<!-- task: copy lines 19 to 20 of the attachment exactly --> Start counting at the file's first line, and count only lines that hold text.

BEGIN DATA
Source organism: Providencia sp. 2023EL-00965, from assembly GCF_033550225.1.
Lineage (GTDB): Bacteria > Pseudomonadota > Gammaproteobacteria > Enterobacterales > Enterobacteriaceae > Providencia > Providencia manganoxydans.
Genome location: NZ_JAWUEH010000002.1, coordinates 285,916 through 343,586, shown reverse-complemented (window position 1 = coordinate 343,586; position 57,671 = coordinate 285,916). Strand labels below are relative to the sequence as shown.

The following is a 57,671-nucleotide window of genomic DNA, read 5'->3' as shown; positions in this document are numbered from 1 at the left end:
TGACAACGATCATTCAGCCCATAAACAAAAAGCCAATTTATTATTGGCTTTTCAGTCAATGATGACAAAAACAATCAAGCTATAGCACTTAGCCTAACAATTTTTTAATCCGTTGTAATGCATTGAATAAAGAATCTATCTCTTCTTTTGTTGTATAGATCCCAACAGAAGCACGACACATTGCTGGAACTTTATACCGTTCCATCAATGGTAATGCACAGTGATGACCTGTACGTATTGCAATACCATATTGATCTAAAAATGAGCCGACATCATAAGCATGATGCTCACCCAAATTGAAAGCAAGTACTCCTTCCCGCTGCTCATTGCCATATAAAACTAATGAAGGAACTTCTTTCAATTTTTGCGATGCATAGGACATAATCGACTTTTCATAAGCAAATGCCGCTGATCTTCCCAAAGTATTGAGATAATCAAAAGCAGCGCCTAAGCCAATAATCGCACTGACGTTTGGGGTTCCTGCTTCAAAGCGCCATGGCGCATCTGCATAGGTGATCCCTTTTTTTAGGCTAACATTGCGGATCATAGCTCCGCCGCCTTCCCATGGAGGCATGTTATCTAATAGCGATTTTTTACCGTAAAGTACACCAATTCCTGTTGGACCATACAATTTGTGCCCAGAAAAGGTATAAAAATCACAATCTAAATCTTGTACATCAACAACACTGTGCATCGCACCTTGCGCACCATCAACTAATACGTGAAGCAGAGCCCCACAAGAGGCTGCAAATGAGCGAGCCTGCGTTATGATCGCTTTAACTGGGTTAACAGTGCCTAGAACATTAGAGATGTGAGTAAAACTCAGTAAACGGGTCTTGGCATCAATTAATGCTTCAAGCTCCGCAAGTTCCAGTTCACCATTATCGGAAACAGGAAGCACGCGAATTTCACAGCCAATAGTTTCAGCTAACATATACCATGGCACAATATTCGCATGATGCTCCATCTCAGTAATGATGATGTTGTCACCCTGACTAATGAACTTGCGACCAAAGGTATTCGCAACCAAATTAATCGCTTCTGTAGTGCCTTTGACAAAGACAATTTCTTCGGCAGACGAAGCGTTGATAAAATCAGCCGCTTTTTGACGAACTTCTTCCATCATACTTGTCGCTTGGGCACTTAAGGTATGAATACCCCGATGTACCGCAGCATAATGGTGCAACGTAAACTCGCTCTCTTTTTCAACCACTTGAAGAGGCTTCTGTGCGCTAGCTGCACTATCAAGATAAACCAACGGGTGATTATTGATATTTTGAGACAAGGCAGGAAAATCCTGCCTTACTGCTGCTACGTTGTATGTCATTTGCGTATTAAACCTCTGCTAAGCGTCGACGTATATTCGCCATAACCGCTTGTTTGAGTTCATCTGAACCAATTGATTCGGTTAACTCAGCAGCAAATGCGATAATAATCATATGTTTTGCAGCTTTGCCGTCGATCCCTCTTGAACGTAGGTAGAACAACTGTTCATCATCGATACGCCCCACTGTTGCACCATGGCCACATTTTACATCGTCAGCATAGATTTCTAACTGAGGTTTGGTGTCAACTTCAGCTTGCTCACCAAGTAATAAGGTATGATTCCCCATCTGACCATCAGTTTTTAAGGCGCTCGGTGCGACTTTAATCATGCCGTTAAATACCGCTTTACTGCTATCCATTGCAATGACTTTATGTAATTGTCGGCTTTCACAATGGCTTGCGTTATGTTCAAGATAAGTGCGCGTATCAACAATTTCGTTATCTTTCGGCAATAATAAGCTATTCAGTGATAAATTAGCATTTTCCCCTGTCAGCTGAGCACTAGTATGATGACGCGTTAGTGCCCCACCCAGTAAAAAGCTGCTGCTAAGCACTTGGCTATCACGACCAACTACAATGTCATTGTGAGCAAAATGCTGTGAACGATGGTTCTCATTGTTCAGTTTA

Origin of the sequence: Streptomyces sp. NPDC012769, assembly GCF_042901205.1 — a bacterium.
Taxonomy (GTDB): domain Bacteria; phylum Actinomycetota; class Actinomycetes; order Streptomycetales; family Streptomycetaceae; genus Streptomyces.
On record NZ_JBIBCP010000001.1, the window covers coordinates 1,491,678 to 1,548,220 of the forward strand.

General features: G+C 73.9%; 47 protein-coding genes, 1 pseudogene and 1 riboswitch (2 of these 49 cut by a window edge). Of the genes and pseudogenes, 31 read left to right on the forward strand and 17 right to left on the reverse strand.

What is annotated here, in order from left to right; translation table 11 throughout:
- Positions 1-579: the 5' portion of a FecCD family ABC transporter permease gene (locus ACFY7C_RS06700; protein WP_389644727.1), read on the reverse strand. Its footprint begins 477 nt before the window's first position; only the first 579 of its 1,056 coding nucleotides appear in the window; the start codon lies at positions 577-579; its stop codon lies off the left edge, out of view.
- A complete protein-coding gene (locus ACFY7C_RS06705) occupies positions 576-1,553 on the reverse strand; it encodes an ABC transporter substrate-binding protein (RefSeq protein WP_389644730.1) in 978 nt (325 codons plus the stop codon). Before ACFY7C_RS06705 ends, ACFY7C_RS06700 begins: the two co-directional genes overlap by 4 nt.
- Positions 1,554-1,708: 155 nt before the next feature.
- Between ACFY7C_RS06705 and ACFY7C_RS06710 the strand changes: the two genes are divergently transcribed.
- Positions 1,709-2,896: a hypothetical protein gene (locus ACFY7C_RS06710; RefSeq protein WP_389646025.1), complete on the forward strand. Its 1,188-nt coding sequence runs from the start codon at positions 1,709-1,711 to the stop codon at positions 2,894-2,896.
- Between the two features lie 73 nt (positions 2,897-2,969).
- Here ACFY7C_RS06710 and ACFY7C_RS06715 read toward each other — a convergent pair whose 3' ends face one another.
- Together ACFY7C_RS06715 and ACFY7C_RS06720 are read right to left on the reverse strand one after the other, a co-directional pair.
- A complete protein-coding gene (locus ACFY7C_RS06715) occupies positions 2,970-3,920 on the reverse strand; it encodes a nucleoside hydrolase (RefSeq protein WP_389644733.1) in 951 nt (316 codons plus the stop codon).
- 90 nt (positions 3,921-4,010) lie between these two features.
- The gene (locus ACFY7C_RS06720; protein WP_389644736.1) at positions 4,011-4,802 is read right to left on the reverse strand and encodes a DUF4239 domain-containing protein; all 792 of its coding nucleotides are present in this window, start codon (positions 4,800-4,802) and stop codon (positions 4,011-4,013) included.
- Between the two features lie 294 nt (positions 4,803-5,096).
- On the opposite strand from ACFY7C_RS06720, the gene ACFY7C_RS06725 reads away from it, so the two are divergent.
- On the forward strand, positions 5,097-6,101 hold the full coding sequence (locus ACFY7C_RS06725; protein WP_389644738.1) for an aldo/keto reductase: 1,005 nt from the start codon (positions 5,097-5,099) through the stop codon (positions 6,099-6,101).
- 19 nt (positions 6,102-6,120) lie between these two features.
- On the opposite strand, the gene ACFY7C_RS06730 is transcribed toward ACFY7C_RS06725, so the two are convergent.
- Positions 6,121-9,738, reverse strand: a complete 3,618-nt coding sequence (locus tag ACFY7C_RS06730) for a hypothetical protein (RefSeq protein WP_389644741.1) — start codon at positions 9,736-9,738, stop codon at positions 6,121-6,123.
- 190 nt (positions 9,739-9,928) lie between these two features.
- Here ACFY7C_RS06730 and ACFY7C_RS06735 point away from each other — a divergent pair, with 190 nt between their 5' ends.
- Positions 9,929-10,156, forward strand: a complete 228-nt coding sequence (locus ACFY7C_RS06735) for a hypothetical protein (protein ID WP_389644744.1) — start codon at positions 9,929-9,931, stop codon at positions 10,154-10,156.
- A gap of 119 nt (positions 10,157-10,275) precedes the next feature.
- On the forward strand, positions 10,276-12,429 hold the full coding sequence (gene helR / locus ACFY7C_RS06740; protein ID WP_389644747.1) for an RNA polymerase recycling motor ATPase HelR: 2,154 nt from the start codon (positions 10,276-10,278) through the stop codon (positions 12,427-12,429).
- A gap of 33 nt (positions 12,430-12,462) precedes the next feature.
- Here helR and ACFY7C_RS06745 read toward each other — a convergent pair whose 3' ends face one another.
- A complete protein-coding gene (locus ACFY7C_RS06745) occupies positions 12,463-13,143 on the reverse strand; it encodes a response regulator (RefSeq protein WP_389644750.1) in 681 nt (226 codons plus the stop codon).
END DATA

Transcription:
- A complete protein-coding gene (locus ACFY7C_RS06715) occupies positions 2,970-3,920 on the reverse strand; it encodes a nucleoside hydrolase (RefSeq protein WP_389644733.1) in 951 nt (316 codons plus the stop codon).
- 90 nt (positions 3,921-4,010) lie between these two features.